House Bill 2412, introduced by Rep. Todd Polinchock, R-Chalfont, would allow for some level of in-person real estate in every county in Pennsylvania.

Pennsylvania is the only state with a ban on most in-person real estate, however some activity has been allowed in counties that have been declared “yellow” zones in the governor’s COVID-19 reopening plan.

“We’re pleased to see that state House members reaffirmed their support of House Bill 2412, recognizing that shelter is essential and real estate is life-sustaining,” said PAR President Bill Festa. “The Pennsylvania Association of Realtors’ 35,000 members and their clients strongly urge Gov. Wolf to sign this bill and allow consumers to buy and sell homes.”

The PAR is encouraging the governor to sign the bill, which they have been strongly advocating for.

Festa noted that any in-person real estate activity would follow Centers for Disease Control guidelines for safety and social distancing.

He had previously stated that the industry was not expecting to go completely back to normal anytime soon and that activities such as open houses would not be held for the foreseeable future.

Wolf tours Lancaster County redevelopment, offers new program as a solution

Gov. Tom Wolf enters a formerly blighted property undergoing renovations in Columbia, Lancaster County. – (Photo / Ioannis Pashakis)

Redevelopment efforts in Columbia are working to rid the Lancaster County borough of blighted properties – a process that Gov. Tom Wolf said could be helped along by a state severance tax.

Wolf visited several Columbia properties in the process of being restored through the county’s land bank on Wednesday. The governor said he expects his proposed infrastructure program to pass into law this year, which could raise up to $4.5 billion for similar projects around the state.

“I wanted to come around and look at the revitalization efforts and tout the Restore Pennsylvania program,” Wolf said. “One of the things it’s designed to do is address the issues of blight.”

Restore Pennsylvania, introduced in January, relies on a natural gas severance tax starting at $.091 per thousand cubic feet and rising with the price of natural gas. The governor has been persistent on enacting a severance tax since he took office in 2015, but a GOP-controlled legislature has so far resisted the levy.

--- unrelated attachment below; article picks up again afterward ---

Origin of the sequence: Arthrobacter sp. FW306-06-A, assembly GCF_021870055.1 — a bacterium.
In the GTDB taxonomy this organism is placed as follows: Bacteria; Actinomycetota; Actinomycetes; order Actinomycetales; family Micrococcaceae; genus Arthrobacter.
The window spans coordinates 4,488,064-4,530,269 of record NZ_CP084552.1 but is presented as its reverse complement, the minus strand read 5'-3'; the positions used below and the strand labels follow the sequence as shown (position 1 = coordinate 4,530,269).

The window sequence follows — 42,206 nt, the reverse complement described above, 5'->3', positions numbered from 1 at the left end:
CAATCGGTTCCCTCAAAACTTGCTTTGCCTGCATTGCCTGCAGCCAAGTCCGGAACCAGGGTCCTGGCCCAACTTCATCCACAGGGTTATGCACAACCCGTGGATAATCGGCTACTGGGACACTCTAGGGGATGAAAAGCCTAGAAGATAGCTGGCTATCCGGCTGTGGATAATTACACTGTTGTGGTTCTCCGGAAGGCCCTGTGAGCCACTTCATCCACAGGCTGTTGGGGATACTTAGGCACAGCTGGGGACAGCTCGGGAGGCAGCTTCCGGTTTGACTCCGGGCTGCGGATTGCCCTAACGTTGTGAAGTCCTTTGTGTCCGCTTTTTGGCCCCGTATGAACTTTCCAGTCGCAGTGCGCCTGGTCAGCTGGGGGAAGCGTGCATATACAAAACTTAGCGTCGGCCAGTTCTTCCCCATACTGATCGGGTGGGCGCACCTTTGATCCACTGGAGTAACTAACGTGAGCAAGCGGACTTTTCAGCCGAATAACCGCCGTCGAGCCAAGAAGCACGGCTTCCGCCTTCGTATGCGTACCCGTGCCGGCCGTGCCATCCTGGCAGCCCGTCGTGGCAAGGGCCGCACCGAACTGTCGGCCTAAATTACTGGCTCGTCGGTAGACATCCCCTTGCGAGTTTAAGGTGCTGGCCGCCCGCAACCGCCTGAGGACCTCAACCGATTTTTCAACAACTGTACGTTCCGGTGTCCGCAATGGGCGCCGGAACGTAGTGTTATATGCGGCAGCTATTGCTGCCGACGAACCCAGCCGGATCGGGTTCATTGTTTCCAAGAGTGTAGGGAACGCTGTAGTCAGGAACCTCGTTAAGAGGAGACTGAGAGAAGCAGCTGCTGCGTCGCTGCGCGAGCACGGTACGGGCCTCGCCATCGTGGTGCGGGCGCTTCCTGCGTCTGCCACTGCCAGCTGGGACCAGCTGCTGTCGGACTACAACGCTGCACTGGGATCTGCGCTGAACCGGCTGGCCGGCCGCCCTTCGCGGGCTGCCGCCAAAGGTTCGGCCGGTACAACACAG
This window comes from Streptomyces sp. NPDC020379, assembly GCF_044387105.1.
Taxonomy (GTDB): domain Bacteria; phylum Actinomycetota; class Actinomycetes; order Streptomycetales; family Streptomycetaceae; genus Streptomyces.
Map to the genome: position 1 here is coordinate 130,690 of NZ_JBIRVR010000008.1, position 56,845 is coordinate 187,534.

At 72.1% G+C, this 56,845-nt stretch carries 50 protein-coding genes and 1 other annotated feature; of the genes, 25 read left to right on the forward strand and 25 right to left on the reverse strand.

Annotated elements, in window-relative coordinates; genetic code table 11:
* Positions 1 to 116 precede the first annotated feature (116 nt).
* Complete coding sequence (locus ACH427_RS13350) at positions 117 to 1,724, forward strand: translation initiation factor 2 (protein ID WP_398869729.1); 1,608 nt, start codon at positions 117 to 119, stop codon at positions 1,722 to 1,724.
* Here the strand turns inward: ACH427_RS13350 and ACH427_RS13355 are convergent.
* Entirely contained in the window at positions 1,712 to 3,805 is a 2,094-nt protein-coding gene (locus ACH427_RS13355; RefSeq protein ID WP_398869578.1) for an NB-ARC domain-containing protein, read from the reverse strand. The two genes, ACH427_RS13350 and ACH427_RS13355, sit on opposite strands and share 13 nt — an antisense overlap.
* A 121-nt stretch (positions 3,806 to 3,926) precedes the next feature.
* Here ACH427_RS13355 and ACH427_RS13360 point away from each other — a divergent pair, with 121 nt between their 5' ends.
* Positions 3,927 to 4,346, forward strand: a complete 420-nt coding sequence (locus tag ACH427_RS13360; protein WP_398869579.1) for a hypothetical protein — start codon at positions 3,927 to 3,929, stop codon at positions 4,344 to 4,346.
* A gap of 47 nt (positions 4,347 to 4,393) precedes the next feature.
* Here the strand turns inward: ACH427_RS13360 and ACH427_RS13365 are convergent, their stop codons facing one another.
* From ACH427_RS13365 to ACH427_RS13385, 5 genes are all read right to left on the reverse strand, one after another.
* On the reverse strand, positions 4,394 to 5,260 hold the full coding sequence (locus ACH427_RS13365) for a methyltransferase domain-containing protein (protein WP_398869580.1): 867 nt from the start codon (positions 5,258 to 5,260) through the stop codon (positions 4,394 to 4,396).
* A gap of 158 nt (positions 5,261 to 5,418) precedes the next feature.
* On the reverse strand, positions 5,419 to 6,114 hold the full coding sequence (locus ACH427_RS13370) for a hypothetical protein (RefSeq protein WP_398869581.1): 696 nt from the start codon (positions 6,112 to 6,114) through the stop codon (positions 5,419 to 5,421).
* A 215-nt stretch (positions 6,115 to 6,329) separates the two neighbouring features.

Wolf’s new program would use proceeds from the tax to pay for high-speed internet access in rural areas, enhanced storm preparedness and disaster recovery, improved energy infrastructure, and revitalization and transportation projects.

Lancaster County launched its own effort to bring life to blighted properties through the Lancaster County Land Bank Authority. Created in in 2016, the land bank works with investors interested in redeveloping blighted properties for public or private uses.

“I see a lot more individuals and companies looking to invest in flipping or making an investment in Columbia, Manheim and Marietta,” said Justin Eby, director of housing and community development of the county’s redevelopment authority. “Lancaster city has a lot of momentum and I am seeing that come to the other boroughs.”

The county has sharpened its understanding of blighted properties in the region, according to Matthew Sternberg, executive director of the redevelopment authority. Sternberg said that Wolf’s program could bring more funds to the county that could help bring further interest from investors.

“Financial resources are scarce,” he said. “A reliable funding stream over four years will go a long way to bolster investment and position our communities for success.”